Local elections: Five biggest moments as Tories lose historic councils and hundreds of seats
Boris Johnson’s premiership has come under increased pressure after the Conservatives lost more than 300 councillors in Thursday’s local elections.
In a bad set of results for the Tories, they failed to retain some of their London strongholds, including the boroughs of Wandsworth and Westminster, which were won by Labour, putting an end to decades of Conservative rule.
As the scale of its losses became apparent on Friday, Conservative MP Tobias Ellwood said his party had “serious issues” and was “haemorrhaging support in parts of the country”.
Meanwhile, Tory backbencher Roger Gale called on Mr Johnson to go. He had previously said the prime minister should remain in office because of the geopolitical challenges presented by the war in Ukraine.
As well as facing criticism from some of his MPs, Mr Johnson was blamed by local Tory campaigners, who suggested that scandals such as Partygate had tarnished their campaigns.
The prime minister, however, attempted to downplay his party’s losses during a visit to his constituency on Friday morning.
“We had a tough night in some parts of the country,” he admitted, before claiming that the Tories had made some “quite remarkable gains” elsewhere.
However, the BBC projected that, based on Friday’s results, Labour would win 291 seats if a general election were held now, compared to 253 for the Conservatives.
Although this would still leave Labour without a majority, it signals a large reversal in fortunes from the 2019 general election, when the Tories gained a large majority.
Opposition parties celebrated their gains in the local elections, with Labour’s Keir Starmer describing the results as a “turning point”, while the Liberal Democrats’ Ed Davey said they would send an “almighty shockwave” through British politics.
With almost all councils now declared, here are the five biggest moments from Thursday’s local elections:
Westminster City Council turns red
Since its creation in 1964, Westminster City Council had, until this week, always been controlled by the Conservatives.
Labour’s remarkable victory here came just two hours after the Tories lost Wandsworth, Margaret Thatcher’s favourite council, which they her party had run since 1978.
The Conservatives also lost Barnet, with its former council leader saying the defeat should be seen by the government as a “warning shot”.
Jonathan Carr-West, the chief executive of the Local Government information Unit (LGiU), said the loss of Barnet, Wandsworth and Westminster councils had dealt a “big blow” to Conservative morale.
Labour flips Wandsworth Council
In one of its biggest victories in this year’s local elections, Labour managed to seize control of Wandsworth Council, a Tory stronghold for the last 44 years.
Leading Labour figures including Sadiq Khan, the mayor of London, celebrated the historic win on Friday.
“Boris Johnson losing Wandsworth is monumental. This was the Tories’ jewel in the crown,” one Labour source said.
“Voters in Wandsworth have put their trust in the change Keir Starmer’s Labour represents,” they added.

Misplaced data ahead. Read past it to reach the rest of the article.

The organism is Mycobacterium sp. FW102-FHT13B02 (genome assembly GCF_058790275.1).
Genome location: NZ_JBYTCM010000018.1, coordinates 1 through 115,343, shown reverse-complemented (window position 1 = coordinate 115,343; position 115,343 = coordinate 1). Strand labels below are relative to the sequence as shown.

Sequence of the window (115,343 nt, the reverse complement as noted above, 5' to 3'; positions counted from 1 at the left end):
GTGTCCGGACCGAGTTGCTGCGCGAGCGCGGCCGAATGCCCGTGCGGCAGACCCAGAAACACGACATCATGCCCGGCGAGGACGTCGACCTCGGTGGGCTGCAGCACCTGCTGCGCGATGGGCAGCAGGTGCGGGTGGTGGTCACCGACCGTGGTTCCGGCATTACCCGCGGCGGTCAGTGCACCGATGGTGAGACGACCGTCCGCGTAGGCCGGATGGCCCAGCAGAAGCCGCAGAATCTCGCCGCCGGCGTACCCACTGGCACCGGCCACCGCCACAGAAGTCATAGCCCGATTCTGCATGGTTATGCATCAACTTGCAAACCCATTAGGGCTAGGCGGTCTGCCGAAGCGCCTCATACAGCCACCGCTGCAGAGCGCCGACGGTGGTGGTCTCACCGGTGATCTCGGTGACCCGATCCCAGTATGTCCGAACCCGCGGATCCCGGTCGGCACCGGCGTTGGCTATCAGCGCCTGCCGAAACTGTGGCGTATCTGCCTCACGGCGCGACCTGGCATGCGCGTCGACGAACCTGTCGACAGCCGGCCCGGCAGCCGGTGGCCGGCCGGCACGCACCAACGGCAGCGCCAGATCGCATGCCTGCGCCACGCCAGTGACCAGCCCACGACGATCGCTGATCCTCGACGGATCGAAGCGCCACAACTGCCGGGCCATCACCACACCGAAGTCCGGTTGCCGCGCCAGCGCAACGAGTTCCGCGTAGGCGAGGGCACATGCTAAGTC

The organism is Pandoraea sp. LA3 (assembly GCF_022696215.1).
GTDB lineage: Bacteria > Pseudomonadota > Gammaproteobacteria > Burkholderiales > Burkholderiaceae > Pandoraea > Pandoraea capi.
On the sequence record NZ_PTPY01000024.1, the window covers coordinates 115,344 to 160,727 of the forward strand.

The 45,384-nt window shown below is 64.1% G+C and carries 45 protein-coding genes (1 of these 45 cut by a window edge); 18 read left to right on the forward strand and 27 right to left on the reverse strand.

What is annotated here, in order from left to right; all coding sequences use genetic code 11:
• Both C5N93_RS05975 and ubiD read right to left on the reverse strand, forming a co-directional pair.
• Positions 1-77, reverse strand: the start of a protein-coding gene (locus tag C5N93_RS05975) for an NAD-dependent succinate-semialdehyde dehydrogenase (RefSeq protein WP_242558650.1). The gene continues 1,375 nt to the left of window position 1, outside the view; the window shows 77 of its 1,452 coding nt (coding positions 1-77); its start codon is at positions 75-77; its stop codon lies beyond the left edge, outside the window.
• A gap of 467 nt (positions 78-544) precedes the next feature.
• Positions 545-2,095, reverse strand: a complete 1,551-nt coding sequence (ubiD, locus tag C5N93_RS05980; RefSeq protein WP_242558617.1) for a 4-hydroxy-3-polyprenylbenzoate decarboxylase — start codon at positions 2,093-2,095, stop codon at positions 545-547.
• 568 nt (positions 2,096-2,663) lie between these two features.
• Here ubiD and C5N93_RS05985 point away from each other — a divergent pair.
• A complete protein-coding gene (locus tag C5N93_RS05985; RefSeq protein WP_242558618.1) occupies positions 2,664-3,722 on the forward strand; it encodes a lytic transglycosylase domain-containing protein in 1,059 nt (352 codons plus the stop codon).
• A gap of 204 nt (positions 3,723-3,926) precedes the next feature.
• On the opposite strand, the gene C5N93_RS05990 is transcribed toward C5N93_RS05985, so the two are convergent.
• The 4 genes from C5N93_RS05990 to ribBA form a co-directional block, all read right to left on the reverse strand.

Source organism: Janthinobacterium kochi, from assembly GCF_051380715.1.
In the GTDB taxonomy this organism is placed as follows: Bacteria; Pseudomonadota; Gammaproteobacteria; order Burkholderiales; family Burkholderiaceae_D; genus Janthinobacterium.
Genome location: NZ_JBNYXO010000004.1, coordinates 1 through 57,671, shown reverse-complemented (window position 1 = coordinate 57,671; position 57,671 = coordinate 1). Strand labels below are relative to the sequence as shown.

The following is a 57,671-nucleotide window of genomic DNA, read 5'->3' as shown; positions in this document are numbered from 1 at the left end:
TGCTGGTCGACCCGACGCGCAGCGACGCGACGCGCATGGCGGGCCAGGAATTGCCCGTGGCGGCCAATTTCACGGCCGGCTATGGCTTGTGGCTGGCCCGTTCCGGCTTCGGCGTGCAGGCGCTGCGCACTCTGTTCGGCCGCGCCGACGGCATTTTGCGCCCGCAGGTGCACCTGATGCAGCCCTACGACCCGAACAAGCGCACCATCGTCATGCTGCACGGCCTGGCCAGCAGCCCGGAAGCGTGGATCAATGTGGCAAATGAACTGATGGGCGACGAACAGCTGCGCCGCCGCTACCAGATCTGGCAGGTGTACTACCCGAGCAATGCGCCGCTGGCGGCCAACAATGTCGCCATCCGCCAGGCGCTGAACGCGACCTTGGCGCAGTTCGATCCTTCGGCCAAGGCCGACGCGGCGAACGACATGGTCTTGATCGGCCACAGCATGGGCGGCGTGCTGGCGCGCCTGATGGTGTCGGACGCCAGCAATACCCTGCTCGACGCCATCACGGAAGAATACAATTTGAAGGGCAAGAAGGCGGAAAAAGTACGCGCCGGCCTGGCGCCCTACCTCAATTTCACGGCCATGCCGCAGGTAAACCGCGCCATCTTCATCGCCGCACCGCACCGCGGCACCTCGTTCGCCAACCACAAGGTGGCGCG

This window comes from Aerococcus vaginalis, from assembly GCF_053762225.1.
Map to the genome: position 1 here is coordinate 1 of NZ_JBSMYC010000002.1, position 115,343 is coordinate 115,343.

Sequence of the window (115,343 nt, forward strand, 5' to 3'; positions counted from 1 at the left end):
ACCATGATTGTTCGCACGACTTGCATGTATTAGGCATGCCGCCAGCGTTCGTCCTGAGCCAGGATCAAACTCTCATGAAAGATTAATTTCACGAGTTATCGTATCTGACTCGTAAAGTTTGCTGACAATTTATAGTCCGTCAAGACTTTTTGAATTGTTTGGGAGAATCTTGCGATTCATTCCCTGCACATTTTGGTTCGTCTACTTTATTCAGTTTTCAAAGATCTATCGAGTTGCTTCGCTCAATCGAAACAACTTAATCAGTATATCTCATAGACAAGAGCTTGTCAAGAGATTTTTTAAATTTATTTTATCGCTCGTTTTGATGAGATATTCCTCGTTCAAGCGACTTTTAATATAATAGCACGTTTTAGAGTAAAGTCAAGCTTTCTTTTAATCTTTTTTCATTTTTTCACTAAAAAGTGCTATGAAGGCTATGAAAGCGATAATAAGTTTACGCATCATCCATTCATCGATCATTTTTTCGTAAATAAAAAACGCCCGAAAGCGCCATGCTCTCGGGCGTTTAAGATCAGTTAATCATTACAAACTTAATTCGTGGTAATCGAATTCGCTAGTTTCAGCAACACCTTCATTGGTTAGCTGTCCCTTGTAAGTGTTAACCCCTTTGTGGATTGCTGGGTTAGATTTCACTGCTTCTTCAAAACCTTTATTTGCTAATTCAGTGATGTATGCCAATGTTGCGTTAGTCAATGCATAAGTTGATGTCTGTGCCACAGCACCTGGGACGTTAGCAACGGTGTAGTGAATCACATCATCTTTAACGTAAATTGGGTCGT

Ravi Govindia, the outgoing Conservative leader of Wandsworth Council, blamed the party’s national image for the result.
“Let’s not be coy about it, of course national issues were part of the dilemma people were facing,” he said.
Liberal Democrats win in Somerset
The Liberal Democrats won Somerset County Council, a part of the country which usually backs the Tories.
Ed Davey’s party gained a majority of 61 seats, while the Conservatives took 36 seats out of the total of 110.
Bill Revans, the new Liberal Democrat leader of the council, said: “After 13 years of the Conservatives being in charge of Somerset County Council I think there was [a feeling of] ‘it’s time for a change’ and people wanted to put the heart back into Somerset.”
In a development totally unrelated to the local elections, the police announced that Labour leader Keir Starmer and his deputy leader Angela Rayner are being investigated for potential Covid-19 breaches.
Initially, Durham Constabulary said it would take no action about an incident which occurred in April 2021.
“At that time, it was concluded that no offence had been established and therefore no further action would be taken,” a spokesperson said.
However, they added that an investigation was now underway after “new information” had been received.
In response, Mr Starmer said he was “confident no rules were broken’’.
Sinn Fein projected to win most Stormont seats
Although not all the results from Northern Ireland have been declared, republican party Sinn Fein is expected to do well in the Stormont election.
Polling guru Sir John Curtice told the BBC that the party would definitely win the most votes, after it gained 27 per cent of the vote in 11 of the country’s 18 constituencies, compared to he DUP’s 24 per cent.
However, he said he could not guarantee that this would earn Sinn Fein the most seats at Stormont.
Sinn Fein leader Mary Lou McDonald said this week was “about change, it’s about progress, and it’s about partnership”.
Meanwhile, the DUP leader Sir Jeffrey Donaldson said: “I think it is going to be very tight at the end as to who will emerge as the largest party.”